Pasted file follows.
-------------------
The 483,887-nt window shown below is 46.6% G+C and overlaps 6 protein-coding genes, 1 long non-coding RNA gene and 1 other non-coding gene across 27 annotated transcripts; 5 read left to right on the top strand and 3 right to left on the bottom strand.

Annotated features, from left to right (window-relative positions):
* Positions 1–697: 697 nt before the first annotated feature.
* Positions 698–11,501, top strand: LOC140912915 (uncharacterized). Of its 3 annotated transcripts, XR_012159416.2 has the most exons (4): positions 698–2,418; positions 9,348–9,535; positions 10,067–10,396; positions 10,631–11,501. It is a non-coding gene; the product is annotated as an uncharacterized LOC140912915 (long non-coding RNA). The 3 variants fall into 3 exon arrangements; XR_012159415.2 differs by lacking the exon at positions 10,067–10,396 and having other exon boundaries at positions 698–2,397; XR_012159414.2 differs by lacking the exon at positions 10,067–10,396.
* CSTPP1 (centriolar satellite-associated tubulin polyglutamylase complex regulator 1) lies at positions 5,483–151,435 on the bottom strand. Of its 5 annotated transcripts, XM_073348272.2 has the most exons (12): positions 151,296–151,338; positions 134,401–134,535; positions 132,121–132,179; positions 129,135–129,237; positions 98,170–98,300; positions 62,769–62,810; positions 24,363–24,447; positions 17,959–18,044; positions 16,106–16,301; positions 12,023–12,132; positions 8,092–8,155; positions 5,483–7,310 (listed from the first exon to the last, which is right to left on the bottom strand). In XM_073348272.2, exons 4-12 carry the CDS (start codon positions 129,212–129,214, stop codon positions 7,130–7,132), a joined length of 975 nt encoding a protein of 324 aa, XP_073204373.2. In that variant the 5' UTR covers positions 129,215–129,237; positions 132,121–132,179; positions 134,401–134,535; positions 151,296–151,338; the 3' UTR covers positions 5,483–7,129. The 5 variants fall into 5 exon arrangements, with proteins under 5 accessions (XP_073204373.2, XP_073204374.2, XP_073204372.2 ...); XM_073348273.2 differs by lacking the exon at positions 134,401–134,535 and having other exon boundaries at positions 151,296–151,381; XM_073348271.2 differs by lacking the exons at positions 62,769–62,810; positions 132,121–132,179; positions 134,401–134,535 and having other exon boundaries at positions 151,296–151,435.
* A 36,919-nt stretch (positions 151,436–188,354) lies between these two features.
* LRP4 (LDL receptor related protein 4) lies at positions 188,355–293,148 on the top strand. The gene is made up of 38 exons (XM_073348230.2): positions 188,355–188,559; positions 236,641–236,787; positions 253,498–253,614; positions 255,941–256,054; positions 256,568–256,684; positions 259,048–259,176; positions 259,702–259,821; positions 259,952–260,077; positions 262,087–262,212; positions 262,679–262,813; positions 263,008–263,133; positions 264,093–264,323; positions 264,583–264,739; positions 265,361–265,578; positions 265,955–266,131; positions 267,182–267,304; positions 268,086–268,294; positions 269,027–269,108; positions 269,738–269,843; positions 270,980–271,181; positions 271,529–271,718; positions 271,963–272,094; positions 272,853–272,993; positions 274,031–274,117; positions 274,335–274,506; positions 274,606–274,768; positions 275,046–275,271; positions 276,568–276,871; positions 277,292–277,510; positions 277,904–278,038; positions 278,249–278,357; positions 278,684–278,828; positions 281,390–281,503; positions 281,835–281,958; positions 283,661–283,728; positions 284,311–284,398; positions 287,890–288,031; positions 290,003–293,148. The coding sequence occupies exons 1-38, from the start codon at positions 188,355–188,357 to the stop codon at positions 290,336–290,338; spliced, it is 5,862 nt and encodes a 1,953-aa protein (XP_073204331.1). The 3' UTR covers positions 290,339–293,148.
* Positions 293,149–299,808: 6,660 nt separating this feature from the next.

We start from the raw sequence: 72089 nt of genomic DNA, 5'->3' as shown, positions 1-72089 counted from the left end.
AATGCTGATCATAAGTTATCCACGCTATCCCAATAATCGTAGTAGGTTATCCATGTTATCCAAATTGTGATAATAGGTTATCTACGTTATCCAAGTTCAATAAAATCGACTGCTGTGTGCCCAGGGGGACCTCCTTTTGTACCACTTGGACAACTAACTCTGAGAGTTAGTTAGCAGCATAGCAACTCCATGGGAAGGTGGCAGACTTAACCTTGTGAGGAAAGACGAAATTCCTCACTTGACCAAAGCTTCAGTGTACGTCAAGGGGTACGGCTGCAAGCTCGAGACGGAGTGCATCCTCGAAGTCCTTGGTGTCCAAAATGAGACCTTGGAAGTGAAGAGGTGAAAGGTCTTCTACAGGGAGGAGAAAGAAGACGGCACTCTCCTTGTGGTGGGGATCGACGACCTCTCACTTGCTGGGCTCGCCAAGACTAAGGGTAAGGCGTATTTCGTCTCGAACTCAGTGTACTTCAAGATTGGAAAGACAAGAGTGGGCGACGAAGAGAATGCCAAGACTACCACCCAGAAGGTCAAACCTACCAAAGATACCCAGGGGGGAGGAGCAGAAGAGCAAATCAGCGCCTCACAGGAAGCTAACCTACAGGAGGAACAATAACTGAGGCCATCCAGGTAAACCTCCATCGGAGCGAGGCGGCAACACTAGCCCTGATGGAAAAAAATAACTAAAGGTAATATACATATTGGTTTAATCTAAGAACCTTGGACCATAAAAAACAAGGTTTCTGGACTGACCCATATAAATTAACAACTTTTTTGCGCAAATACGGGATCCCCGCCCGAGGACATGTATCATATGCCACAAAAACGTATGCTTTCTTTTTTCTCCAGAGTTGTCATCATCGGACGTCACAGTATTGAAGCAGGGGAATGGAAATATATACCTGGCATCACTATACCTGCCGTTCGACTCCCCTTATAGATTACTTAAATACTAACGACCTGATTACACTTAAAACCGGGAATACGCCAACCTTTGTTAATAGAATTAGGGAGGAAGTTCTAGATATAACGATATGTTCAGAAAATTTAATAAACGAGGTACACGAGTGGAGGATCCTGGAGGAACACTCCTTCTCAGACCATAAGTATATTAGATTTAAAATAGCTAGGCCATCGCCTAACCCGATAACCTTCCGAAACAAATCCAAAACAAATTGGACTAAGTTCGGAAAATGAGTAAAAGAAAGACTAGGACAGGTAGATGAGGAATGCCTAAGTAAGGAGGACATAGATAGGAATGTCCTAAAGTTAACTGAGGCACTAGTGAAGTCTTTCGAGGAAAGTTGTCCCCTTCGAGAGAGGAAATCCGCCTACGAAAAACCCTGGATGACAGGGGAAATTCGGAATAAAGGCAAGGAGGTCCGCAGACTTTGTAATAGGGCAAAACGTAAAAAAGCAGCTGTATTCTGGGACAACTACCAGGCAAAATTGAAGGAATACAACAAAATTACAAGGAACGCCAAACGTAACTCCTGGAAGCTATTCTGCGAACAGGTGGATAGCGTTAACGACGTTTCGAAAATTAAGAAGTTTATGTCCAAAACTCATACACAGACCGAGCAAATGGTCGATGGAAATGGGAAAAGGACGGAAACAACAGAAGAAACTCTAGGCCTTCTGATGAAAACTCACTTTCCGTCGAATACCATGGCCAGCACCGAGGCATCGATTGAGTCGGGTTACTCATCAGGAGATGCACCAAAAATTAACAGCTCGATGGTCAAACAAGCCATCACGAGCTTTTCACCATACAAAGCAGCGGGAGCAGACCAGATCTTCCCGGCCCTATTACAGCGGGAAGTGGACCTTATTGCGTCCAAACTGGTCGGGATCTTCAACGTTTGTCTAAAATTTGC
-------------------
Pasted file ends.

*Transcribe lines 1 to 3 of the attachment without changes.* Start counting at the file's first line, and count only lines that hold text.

The 483,887-nt window shown below is 46.6% G+C and overlaps 6 protein-coding genes, 1 long non-coding RNA gene and 1 other non-coding gene across 27 annotated transcripts; 5 read left to right on the top strand and 3 right to left on the bottom strand.

Annotated features, from left to right (window-relative positions):
* Positions 1–697: 697 nt before the first annotated feature.